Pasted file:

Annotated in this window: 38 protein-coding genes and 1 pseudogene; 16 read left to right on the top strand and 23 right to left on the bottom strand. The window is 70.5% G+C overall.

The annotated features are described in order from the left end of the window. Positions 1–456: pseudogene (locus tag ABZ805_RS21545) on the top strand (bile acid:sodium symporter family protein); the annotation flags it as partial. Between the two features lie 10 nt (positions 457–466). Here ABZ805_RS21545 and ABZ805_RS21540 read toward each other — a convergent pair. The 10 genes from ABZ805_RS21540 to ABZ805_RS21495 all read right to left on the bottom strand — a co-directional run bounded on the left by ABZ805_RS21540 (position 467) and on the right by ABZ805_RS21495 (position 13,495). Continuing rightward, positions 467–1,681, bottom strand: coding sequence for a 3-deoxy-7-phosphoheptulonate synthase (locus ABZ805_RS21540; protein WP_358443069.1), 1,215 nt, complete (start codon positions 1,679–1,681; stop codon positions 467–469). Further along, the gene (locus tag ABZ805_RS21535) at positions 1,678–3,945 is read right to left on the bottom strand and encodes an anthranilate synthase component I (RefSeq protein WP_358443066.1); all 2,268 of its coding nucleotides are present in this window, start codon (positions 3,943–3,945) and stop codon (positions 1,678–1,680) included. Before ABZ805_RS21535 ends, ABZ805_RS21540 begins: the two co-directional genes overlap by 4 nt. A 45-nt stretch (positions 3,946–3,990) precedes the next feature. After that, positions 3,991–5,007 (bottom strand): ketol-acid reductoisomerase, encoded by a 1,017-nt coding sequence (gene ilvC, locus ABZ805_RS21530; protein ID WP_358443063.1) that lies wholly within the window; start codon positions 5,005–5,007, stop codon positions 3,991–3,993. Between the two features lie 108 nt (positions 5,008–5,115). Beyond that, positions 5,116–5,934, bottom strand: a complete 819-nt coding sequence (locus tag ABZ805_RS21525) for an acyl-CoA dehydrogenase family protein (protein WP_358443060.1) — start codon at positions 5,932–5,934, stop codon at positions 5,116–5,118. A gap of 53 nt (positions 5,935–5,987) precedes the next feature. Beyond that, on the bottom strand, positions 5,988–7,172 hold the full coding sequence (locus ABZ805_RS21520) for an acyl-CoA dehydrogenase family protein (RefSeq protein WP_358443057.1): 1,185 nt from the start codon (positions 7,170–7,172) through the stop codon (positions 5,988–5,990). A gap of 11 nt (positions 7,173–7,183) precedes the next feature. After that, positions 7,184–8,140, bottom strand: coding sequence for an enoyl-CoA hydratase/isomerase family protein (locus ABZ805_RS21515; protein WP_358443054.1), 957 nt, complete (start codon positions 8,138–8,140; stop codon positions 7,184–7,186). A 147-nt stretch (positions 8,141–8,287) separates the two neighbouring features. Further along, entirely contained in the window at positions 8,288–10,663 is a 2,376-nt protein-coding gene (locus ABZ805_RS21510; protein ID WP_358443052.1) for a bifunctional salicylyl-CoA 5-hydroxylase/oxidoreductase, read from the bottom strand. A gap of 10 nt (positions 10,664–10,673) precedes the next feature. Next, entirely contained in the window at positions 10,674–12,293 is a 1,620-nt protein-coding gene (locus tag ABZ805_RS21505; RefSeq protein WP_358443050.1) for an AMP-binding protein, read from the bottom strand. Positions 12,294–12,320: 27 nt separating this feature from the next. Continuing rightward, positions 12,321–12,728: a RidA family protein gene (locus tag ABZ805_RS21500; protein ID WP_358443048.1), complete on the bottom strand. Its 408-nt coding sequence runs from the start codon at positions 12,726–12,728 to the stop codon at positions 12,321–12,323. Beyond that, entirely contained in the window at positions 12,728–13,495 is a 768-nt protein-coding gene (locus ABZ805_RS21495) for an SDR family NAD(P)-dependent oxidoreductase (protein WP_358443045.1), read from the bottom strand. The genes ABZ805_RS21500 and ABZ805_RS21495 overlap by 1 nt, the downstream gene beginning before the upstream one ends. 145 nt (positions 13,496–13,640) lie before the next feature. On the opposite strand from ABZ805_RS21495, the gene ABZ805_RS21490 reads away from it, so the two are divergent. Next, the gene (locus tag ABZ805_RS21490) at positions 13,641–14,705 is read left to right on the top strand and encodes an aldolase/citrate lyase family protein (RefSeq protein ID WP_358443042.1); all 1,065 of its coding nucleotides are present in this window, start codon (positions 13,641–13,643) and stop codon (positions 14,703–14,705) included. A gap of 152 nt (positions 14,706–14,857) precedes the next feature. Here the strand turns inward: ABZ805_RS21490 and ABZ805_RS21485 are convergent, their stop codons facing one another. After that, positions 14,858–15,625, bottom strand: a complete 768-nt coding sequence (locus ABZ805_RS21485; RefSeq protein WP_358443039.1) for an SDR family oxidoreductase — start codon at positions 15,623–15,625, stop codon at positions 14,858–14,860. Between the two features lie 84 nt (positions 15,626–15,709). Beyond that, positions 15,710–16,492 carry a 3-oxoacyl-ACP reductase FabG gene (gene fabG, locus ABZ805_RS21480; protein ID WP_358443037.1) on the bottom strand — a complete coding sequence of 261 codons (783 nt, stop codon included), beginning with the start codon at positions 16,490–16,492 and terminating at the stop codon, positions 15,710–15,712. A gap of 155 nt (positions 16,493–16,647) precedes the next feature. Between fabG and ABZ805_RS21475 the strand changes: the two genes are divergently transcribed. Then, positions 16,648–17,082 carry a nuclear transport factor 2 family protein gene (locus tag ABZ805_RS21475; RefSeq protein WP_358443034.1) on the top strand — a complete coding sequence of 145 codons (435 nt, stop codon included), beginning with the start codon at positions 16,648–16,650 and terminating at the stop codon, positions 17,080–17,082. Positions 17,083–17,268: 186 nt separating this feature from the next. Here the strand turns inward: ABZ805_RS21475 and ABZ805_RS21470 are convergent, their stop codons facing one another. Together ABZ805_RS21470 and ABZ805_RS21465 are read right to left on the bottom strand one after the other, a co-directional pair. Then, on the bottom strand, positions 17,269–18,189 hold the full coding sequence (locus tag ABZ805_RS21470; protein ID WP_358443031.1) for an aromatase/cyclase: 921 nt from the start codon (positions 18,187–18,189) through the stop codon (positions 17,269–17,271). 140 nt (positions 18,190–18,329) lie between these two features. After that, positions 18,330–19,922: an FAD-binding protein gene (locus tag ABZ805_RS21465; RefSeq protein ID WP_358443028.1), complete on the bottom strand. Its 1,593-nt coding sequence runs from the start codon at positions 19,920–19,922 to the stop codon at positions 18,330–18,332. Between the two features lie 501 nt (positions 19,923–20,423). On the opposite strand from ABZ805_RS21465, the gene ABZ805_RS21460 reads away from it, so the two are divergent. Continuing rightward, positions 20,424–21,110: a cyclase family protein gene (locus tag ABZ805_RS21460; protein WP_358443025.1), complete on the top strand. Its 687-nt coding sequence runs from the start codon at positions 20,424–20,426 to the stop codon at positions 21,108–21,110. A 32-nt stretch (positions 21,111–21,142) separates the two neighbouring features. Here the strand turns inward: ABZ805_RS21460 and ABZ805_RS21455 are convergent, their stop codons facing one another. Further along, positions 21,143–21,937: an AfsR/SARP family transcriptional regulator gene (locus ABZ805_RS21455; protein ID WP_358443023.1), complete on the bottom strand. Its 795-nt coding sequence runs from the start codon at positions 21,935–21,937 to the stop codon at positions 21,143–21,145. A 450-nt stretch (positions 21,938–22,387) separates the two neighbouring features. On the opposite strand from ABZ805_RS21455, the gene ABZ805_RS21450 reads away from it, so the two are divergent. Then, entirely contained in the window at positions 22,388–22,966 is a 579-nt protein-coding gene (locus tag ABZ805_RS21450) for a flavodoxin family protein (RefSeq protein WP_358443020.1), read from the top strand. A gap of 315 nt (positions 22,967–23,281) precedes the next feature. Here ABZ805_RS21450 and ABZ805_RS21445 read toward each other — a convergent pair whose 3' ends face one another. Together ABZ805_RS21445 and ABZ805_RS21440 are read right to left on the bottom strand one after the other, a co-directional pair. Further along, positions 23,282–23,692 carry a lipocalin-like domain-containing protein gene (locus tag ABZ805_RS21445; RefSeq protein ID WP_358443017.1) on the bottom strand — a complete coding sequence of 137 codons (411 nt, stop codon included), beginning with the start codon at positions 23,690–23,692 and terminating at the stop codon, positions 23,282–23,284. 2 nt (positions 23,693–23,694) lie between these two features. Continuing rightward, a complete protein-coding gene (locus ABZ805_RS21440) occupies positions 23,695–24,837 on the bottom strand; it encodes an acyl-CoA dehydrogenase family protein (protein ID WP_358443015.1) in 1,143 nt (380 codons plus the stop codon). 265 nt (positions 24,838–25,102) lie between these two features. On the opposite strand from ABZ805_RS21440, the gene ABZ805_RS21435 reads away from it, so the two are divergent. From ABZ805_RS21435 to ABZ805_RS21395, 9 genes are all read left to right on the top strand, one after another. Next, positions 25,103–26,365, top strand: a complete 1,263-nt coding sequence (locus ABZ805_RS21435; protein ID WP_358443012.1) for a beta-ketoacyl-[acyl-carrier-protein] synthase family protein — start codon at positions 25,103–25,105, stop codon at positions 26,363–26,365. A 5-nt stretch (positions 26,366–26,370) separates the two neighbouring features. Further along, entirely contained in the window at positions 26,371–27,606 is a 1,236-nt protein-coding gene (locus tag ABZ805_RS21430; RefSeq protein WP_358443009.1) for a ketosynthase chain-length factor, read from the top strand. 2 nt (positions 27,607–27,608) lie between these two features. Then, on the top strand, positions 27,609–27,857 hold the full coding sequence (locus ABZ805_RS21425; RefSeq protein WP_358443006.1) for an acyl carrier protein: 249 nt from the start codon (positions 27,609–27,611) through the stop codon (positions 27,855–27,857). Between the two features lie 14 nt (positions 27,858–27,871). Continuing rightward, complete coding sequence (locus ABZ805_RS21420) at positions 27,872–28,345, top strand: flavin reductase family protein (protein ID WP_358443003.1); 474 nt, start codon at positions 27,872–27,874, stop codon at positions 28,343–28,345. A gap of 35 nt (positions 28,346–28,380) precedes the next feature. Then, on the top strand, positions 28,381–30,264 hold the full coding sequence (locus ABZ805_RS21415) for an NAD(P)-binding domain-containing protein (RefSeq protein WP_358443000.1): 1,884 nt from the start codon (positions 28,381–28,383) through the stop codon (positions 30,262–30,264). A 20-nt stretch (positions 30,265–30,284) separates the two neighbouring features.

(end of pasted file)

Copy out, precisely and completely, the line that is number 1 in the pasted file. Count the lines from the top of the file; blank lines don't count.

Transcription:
Annotated in this window: 38 protein-coding genes and 1 pseudogene; 16 read left to right on the top strand and 23 right to left on the bottom strand. The window is 70.5% G+C overall.